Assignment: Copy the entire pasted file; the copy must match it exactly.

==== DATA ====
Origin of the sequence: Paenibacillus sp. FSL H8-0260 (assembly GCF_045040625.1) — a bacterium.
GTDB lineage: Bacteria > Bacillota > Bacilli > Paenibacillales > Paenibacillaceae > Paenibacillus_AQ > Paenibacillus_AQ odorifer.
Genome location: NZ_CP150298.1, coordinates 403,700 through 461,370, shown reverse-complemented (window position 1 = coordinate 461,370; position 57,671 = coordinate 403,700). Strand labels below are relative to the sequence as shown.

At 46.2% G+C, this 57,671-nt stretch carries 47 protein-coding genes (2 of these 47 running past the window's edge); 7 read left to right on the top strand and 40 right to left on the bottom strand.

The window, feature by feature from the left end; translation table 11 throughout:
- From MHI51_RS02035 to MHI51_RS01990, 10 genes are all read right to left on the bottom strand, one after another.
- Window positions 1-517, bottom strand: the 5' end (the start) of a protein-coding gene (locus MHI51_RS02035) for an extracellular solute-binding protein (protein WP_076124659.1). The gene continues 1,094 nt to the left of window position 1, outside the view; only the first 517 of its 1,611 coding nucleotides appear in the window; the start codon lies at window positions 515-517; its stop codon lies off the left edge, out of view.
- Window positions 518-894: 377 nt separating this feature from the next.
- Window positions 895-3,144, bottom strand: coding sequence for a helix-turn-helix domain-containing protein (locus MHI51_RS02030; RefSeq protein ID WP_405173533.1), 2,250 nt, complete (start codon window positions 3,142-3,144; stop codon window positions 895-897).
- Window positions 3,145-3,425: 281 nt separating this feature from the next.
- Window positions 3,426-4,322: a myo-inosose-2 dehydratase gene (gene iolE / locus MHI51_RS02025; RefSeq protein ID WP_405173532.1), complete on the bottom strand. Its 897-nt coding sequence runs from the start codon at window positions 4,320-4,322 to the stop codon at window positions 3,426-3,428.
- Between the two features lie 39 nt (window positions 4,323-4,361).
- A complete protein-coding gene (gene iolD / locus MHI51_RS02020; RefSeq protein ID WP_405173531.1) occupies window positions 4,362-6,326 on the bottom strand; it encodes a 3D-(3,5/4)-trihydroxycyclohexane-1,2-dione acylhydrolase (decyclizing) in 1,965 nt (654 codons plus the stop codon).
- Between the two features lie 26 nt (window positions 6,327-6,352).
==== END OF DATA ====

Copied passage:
Origin of the sequence: Paenibacillus sp. FSL H8-0260 (assembly GCF_045040625.1) — a bacterium.
GTDB lineage: Bacteria > Bacillota > Bacilli > Paenibacillales > Paenibacillaceae > Paenibacillus_AQ > Paenibacillus_AQ odorifer.
Genome location: NZ_CP150298.1, coordinates 403,700 through 461,370, shown reverse-complemented (window position 1 = coordinate 461,370; position 57,671 = coordinate 403,700). Strand labels below are relative to the sequence as shown.

At 46.2% G+C, this 57,671-nt stretch carries 47 protein-coding genes (2 of these 47 running past the window's edge); 7 read left to right on the top strand and 40 right to left on the bottom strand.

The window, feature by feature from the left end; translation table 11 throughout:
- From MHI51_RS02035 to MHI51_RS01990, 10 genes are all read right to left on the bottom strand, one after another.
- Window positions 1-517, bottom strand: the 5' end (the start) of a protein-coding gene (locus MHI51_RS02035) for an extracellular solute-binding protein (protein WP_076124659.1). The gene continues 1,094 nt to the left of window position 1, outside the view; only the first 517 of its 1,611 coding nucleotides appear in the window; the start codon lies at window positions 515-517; its stop codon lies off the left edge, out of view.
- Window positions 518-894: 377 nt separating this feature from the next.
- Window positions 895-3,144, bottom strand: coding sequence for a helix-turn-helix domain-containing protein (locus MHI51_RS02030; RefSeq protein ID WP_405173533.1), 2,250 nt, complete (start codon window positions 3,142-3,144; stop codon window positions 895-897).
- Window positions 3,145-3,425: 281 nt separating this feature from the next.
- Window positions 3,426-4,322: a myo-inosose-2 dehydratase gene (gene iolE / locus MHI51_RS02025; RefSeq protein ID WP_405173532.1), complete on the bottom strand. Its 897-nt coding sequence runs from the start codon at window positions 4,320-4,322 to the stop codon at window positions 3,426-3,428.
- Between the two features lie 39 nt (window positions 4,323-4,361).
- A complete protein-coding gene (gene iolD / locus MHI51_RS02020; RefSeq protein ID WP_405173531.1) occupies window positions 4,362-6,326 on the bottom strand; it encodes a 3D-(3,5/4)-trihydroxycyclohexane-1,2-dione acylhydrolase (decyclizing) in 1,965 nt (654 codons plus the stop codon).
- Between the two features lie 26 nt (window positions 6,327-6,352).